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1848, Charles Shipley, builder. 912–920 Lemmon St.
  • (HABS)

These dwellings represent the typical two-bay, two-story-and-attic row houses built for working-class Baltimoreans during the mid- to late nineteenth century. The row was erected by noted local builder Shipley as housing for the largely Irish workers at B&O Railroad’s Mt. Clare yards. Evolved from a former two-and-a-half-story type, the new attic story with its low-pitched gable roof and half-story windows provided more usable space. The small windows, derived from the frieze-band windows appearing in the Greek Revival houses built for more affluent citizens, the round-arched lintels, and corbeled brick cornice speak to the attention to detail given to even modest rows, where one existed at every price point, and competition among builders was fierce.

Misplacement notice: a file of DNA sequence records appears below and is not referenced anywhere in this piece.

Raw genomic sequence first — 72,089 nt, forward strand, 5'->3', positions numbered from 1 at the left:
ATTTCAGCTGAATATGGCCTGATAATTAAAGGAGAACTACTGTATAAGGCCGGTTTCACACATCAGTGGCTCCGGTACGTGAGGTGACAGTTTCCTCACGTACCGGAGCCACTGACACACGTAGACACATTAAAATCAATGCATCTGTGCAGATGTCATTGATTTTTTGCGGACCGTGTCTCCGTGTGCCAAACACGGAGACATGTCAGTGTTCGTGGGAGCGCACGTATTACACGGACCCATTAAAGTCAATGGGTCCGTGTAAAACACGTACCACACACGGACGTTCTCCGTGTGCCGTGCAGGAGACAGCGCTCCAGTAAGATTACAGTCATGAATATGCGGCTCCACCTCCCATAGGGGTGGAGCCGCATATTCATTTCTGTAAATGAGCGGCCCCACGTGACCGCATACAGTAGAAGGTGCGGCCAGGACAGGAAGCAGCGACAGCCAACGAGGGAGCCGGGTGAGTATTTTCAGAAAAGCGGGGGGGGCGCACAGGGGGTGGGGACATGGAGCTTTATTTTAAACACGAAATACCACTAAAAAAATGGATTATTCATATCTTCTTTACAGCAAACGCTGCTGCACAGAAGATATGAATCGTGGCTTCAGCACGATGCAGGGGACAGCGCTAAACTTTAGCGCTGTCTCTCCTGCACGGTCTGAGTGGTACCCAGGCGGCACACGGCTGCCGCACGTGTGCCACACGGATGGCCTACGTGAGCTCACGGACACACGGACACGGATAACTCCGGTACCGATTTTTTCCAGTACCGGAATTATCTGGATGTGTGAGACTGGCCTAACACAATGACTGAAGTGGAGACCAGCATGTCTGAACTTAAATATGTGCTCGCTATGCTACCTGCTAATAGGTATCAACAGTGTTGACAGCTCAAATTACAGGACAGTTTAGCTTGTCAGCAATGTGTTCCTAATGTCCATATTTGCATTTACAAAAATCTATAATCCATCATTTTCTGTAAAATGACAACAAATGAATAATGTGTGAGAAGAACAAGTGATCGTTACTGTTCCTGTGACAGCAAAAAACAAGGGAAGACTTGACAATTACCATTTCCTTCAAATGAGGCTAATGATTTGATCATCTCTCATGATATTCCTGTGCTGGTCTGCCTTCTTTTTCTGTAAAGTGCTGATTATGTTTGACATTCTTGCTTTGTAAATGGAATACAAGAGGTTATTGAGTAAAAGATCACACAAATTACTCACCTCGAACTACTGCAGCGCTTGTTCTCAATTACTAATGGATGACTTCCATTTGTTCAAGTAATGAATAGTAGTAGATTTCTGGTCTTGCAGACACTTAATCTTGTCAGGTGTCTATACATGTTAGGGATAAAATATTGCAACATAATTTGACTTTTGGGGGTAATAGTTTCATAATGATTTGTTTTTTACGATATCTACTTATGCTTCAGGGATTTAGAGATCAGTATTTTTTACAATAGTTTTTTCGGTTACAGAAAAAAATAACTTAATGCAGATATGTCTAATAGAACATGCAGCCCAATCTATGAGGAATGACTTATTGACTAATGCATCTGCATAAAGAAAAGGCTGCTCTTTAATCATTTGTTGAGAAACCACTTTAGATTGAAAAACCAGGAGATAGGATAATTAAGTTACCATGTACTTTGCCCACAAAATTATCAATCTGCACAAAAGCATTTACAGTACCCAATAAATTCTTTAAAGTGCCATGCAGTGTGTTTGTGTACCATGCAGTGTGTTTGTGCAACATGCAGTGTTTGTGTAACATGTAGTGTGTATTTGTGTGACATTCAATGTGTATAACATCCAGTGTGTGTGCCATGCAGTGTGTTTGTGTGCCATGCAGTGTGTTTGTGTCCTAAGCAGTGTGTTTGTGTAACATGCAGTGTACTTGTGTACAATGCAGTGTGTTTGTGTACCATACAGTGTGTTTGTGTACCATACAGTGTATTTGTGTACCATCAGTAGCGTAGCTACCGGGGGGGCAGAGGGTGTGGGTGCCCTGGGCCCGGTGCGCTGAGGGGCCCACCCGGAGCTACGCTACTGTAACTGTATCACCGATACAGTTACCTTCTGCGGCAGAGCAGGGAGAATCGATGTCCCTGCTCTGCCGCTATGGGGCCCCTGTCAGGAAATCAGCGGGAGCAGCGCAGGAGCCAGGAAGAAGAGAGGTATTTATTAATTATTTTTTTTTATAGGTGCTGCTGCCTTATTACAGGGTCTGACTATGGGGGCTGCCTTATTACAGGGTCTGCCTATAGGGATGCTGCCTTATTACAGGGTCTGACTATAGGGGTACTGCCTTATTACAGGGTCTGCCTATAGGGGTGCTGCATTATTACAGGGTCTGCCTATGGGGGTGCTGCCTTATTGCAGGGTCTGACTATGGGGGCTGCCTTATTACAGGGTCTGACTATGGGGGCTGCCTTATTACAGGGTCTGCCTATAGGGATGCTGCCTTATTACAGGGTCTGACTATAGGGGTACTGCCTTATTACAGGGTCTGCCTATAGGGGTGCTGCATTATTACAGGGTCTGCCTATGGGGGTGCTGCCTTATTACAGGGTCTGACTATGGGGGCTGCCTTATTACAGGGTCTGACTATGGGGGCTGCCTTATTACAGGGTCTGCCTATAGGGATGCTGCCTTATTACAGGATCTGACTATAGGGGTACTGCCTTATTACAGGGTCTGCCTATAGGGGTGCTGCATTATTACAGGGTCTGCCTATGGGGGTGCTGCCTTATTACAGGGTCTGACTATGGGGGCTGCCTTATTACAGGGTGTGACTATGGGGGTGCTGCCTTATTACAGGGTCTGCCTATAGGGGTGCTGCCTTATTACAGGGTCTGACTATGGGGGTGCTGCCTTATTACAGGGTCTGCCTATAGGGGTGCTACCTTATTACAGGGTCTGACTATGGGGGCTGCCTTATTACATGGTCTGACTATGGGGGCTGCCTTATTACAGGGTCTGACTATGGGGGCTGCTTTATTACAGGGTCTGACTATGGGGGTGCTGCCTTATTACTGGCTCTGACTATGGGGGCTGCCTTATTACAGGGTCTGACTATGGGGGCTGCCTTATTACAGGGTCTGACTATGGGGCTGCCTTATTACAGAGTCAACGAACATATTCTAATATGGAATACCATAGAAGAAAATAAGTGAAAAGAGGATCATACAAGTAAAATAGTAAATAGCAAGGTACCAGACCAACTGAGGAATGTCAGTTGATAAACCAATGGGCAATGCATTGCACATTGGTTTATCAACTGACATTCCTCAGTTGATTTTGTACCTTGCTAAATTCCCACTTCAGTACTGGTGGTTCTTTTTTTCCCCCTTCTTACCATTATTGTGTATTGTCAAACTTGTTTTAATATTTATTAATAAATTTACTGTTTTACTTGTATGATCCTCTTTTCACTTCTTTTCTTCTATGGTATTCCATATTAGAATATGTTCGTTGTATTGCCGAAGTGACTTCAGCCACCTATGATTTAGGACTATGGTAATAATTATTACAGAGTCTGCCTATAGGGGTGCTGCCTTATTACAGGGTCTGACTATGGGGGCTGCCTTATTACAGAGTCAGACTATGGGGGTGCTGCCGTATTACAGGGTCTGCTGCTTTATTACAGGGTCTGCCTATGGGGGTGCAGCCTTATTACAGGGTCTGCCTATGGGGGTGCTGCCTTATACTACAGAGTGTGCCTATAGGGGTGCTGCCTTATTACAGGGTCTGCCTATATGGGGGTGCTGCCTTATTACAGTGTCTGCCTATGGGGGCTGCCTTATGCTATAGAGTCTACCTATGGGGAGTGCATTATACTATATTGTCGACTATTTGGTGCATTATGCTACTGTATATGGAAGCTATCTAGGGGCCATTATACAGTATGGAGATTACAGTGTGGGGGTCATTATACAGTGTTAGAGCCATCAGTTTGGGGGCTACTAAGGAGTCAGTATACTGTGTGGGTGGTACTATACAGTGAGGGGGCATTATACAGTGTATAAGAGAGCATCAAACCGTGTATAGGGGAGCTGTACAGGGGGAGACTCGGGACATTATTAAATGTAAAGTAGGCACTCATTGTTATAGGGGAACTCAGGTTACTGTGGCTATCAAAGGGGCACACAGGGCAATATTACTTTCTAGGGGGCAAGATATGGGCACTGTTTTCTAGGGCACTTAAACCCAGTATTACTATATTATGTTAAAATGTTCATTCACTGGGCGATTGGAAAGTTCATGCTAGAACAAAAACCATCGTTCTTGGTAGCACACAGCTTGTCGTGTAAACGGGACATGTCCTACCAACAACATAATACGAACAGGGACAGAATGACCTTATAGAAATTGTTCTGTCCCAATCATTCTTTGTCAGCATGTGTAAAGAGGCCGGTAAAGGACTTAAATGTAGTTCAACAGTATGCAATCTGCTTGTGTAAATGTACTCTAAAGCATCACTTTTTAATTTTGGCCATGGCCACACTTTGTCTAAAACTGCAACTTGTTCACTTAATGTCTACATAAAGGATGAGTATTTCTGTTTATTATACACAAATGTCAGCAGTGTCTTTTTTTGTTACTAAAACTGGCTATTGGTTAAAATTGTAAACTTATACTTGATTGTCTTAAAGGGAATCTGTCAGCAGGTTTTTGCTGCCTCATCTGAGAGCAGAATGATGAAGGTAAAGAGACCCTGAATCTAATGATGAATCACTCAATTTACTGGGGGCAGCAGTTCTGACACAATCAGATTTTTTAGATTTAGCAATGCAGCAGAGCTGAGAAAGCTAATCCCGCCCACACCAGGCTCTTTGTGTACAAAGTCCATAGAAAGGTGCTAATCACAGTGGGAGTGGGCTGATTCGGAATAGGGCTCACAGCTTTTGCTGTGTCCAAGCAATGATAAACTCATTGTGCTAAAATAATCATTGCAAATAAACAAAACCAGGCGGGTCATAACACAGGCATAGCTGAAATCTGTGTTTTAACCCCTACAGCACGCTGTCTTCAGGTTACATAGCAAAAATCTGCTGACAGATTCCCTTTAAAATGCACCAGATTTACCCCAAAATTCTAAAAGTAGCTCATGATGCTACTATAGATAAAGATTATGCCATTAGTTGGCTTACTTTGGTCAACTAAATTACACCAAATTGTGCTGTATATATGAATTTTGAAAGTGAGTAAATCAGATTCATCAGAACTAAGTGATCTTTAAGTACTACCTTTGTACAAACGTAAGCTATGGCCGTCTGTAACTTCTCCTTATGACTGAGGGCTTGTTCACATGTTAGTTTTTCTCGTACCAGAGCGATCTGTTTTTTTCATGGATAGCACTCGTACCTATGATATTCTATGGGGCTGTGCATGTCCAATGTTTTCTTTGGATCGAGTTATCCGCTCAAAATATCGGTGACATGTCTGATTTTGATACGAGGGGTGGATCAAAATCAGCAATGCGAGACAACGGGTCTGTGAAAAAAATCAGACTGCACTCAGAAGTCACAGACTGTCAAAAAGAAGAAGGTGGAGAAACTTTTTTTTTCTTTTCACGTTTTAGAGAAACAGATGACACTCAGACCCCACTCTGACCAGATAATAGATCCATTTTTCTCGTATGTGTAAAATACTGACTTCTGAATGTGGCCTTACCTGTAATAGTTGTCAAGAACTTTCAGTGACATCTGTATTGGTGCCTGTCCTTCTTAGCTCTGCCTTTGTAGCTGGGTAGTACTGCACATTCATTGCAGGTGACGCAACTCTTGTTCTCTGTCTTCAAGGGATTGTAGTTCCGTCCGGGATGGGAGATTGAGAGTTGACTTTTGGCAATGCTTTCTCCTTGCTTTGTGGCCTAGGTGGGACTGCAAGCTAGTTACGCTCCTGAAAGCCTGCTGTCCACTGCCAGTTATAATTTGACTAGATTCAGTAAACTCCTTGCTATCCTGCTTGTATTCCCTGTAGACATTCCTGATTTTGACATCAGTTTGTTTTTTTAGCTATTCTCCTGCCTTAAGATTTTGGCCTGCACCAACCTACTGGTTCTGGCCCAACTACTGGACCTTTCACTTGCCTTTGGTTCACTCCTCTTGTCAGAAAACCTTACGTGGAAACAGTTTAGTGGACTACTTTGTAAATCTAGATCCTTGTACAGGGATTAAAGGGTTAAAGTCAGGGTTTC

Home ownership in Baltimore was made affordable by the ground-rent system, charging a nominal annual rental fee for the land, as opposed to outright purchase. This modest row also reflects the city’s housing hierarchy whereby the small houses such as these were relegated to alleyways. Only 10 feet, 9 inches wide, they are two rooms deep with a tightly winding stairway between, originally including a single-story frame kitchen to the rear. This group now forms the Irish Railroad Workers Museum as part of the B&O Railroad Museum district, providing insight into the lives of immigrant working-class Baltimore.

Writing Credits

Lisa Pfueller Davidson and Catherine C. Lavoie


What's Nearby


Lisa Pfueller Davidson and Catherine C. Lavoie, "IRISH RAILROAD WORKERS MUSEUM (ROW HOUSES)", [, Maryland], SAH Archipedia, eds. Gabrielle Esperdy and Karen Kingsley, Charlottesville: UVaP, 2012—,

Print Source

Buildings of Maryland, Lisa Pfueller Davidson and Catherine C. Lavoie. Charlottesville: University of Virginia Press, 2022, 203-203.

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